Bruce said that in blockchain, each transaction is recorded on a block and more are added, creating a chain tracking changes. For a pipe purchase, it can begin with initial design specifications and trace it through bidding purchasing and delivery. The detail can go all the way back to the factory that made it, which could prove useful if an operator continues using the program to manage production as well, which is an option.

The chain of information and events allows “transparency, provenance, and immutability,” Bruce said. That means:

  • Everyone will be able to see the information related to their area of responsibility, so a drilling pipe supplier could see the data related to the consumption, cost, and performance related to that part of the job.
  • Documents and materials can be tracked through the supply chain. It will be possible to see how a contract evolved and who signed off on it.
  • Ledgers of data related to the project create a record that cannot be changed. If something wrong is entered on a ledger, that will be dealt with a new entry correcting the error without deleting the previous entry.

“It is like a bank account. If you need to put in a balancing transaction, you are able to adjust for stuff like that,” Bruce said. “We built in quite a few checks for data accuracy.”

Negotiations Continue

Blockchain can offer a shared view of a project, but buyers and sellers are still going to occasionally have opposing points of view.

In the boom and bust business of oil and gas exploration there is a constant push and pull between buyers and sellers. In a depressed market, buyers will squeeze suppliers for deep discounts. When things are booming, those on the services and supply side have the leverage to drive prices up.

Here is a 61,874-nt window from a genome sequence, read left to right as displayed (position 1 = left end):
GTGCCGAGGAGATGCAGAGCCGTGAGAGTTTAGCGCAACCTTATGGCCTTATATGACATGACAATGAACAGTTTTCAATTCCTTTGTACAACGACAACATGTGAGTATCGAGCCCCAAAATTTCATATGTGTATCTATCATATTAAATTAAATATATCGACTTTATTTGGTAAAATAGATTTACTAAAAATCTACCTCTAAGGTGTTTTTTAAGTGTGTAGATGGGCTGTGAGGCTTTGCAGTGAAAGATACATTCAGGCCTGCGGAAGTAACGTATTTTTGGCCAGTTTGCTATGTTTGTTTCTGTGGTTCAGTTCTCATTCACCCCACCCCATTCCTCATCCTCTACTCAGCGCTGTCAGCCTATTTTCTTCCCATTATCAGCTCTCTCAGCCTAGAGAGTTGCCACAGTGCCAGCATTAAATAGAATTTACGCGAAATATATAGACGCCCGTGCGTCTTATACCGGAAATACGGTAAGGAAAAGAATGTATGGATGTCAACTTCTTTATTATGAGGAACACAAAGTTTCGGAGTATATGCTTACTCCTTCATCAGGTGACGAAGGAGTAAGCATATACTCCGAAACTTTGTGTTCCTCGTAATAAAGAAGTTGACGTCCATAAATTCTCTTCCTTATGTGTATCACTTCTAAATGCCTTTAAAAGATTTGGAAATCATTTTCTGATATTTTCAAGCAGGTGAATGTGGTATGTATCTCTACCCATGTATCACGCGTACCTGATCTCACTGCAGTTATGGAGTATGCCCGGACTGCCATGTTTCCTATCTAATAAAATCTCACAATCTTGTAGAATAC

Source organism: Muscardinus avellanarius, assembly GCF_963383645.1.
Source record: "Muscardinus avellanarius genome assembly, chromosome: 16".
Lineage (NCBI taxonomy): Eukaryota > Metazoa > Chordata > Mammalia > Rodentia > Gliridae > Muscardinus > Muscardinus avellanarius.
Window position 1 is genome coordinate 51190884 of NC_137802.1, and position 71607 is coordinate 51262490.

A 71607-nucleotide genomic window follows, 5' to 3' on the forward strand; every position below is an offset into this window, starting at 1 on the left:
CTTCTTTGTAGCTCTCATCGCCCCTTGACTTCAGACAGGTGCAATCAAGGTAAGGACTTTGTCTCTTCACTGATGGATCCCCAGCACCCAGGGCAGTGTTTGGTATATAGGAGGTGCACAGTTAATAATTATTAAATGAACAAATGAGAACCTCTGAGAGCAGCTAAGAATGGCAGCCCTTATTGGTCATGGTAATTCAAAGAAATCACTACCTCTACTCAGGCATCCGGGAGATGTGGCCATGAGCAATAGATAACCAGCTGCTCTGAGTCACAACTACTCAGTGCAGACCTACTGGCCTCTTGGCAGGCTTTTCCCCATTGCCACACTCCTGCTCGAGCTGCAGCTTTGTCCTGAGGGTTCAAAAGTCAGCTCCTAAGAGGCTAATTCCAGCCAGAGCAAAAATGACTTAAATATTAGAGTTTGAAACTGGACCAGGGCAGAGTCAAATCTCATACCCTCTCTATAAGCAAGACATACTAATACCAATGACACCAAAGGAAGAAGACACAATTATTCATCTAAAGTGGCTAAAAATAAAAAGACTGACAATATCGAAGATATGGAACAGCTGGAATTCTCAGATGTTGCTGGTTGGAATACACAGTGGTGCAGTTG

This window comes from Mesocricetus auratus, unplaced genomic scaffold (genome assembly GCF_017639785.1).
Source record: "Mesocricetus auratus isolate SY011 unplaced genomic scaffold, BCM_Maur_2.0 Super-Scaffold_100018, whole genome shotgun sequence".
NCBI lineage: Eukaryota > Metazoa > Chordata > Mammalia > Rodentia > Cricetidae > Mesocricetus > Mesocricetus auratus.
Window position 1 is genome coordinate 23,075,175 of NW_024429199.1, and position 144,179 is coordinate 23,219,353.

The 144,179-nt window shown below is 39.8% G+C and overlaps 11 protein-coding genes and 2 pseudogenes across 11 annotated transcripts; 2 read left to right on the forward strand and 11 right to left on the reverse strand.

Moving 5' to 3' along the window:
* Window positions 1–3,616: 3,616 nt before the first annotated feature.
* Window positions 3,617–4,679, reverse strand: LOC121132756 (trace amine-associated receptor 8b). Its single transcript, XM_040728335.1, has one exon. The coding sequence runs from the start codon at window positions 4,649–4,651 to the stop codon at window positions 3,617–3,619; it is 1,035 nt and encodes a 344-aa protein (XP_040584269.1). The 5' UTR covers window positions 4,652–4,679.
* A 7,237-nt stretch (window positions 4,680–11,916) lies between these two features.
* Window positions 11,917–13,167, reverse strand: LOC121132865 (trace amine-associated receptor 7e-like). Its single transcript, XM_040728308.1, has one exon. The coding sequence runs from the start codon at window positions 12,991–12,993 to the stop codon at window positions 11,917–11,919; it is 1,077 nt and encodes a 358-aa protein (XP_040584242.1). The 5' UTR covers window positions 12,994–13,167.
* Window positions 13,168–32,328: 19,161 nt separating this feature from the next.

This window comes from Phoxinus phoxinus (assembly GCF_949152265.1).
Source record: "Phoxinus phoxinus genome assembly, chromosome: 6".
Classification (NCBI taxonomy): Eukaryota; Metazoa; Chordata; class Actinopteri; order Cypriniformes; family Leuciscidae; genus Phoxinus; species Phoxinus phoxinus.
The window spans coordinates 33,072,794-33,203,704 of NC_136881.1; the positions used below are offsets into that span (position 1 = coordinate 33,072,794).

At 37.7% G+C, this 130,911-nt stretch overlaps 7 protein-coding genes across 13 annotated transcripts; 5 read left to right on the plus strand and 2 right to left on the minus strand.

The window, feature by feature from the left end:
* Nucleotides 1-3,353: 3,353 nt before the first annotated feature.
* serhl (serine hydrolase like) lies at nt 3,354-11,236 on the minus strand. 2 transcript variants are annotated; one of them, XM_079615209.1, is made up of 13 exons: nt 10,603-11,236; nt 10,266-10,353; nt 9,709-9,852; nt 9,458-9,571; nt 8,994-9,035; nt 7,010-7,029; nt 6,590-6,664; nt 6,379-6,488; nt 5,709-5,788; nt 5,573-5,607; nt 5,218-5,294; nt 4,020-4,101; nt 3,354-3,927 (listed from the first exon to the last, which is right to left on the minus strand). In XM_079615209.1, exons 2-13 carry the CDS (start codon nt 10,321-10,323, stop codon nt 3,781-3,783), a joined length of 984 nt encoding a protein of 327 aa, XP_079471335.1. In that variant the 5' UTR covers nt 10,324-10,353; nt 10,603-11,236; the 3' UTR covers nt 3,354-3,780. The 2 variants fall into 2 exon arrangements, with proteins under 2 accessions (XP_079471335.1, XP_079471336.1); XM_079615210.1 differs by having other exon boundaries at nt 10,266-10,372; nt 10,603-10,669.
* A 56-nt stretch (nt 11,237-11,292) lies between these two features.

These struggles are contested both on the agreed terms, and the accounting of the services or supplies delivered. Conflicting claims are usually resolved after the project is completed at a reconciliation session.

Blockchain is supposed to eliminate those disputes at the back end, but upfront haggling over prices and terms will continue. “Negotiating contracts is what we do and we will continue to do,” said Hinloopen, whose job includes negotiating those deals.

He sees blockchain inspiring more productive ideas on how companies can reduce waste and work more productively together. The hard part is getting competing parties to do so.

“We have to think differently about doing our business,” Bruce said. That requires cultural change, which is hard, he said.

For instance, it requires the operating company in charge of a project to be open to ideas from others and promote cooperation among the many parties involved. Now, Reynolds said operators will meet one-on-one with companies working on a well, rather than bringing them together.

Insights are only useful if information is shared and ideas are heard. “You get huge improvement when you put data in the hands of guys who can act on it,” said Jose Gutierrez, director of technology and innovation for Transocean, during a recent panel discussion on drilling productivity put on by Frost & Sullivan.

While there are big technical opportunities, like drilling automation, a lot can be gained by changing how projects are run. “The number one thing for innovation is business model innovation,” Gutierrez said.

Can Putting Blockchain on Drilling Rigs Really Get Everyone on the Same Screen?

Stephen Rassenfoss, Emerging Technology Senior Editor

01 September 2018

Volume: 70 | Issue: 9